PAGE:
Monday marked the seventh anniversary of South Sudan’s independence from its northern neighbor, Sudan. But there was no celebration in the streets of Juba, South Sudan’s capital.
The decades-long struggle left at least 2 million dead, and conflict continues as a civil war persists in South Sudan.
In recent years, tens of thousands of civilians have been killed, and more than 4 million others have been displaced, many of whom have fled to neighboring countries.
A new report released Tuesday by the Office of the U.N. High Commissioner for Human Rights further implicated government troops in horrific atrocities against civilians in South Sudan. The United Nations focused its investigation on the time between April and May 2018, which has “so far constituted the peak of the violence,” according the report.
In its investigation, the U.N. found that government forces may have committed war crimes:
• Government forces and those aligned with them killed at least 232 civilians and raped 120 women and girls in a recent spate of attacks on opposition-held villages. At least one of the gang-rape victims was as young as 6.
• One woman, who told U.N. researchers that she was still bleeding from childbirth when she was assaulted, said she did not fight back against the soldier who raped her because she feared she would be killed.
• Dozens of those killed — including children, the disabled and the elderly — were burned alive.
• Opposition troops were also responsible for killing a number of civilians, and the investigation identified three individuals who the report says bear the “greatest responsibility” for the violent incidents the United Nations documented.
The atrocities the United Nations described in its Tuesday report are largely consistent with earlier U.N., African Union and media reports that have detailed crimes committed by both government and opposition troops since conflict broke out in South Sudan in 2013. But Payton Knopf, a former U.S. diplomat who works at the U.S. Institute of Peace, told The Washington Post that this latest investigation offers key indications that the conflict is continuing “unabated.”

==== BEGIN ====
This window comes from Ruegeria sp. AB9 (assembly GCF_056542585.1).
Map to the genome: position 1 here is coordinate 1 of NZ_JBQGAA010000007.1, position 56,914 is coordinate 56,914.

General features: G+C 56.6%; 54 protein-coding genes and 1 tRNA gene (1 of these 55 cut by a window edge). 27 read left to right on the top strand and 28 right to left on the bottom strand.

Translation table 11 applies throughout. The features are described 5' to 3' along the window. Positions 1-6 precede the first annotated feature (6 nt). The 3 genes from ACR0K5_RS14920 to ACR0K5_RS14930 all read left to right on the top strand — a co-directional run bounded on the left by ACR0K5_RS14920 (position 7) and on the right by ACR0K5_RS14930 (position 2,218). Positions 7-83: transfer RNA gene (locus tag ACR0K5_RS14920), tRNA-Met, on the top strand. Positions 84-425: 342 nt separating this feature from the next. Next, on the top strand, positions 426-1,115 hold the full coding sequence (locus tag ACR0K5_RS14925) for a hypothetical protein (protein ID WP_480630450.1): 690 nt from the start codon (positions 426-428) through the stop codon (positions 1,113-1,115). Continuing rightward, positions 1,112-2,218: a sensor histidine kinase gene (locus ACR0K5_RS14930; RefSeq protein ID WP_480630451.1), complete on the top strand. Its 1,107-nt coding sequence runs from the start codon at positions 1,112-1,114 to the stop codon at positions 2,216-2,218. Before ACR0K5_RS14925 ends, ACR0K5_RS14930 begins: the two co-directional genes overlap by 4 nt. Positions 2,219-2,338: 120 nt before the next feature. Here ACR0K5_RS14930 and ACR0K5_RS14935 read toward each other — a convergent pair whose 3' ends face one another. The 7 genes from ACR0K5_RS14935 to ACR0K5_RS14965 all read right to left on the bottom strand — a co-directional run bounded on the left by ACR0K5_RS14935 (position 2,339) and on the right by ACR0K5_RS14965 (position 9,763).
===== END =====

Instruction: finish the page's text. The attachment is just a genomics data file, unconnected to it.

For years, Knopf said, there has been debate over whether violence in South Sudan is “command-and-control versus anarchic chaos.”
“Time and again, credible and methodical investigations continue to find unequivocally there is command and control,” he said Tuesday. “This is not a situation of marauding youth going on. They’re doing it at the direction of leadership on both sides, and mainly the government.”
The civil war in South Sudan is rooted in a rivalry between President Salva Kiir, from the Dinka ethnic group, and Riek Machar, a Nuer who served as vice president after the country gained independence.
Peace agreements have largely failed.
In June, Kiir and Machar traveled to Addis Ababa, Ethiopia, to meet face to face for the first time in two years, in what some observers hoped would mark a turning point in the conflict and offer hope to civilians that peace would be restored. But little, if any, progress was made. This week, South Sudanese opposition groups rejected a power-sharing proposal that was discussed during the weekend in Uganda. Some observers see the recent meetings as further proof that Kiir and Machar remain incapable of working together.
“Why does anyone believe that the people who are most responsible for this are going to be part of the solution?” Knopf said. “That remains one of the foundational premises of the current approach to the peace process, and it’s a premise that has shown itself untrue.”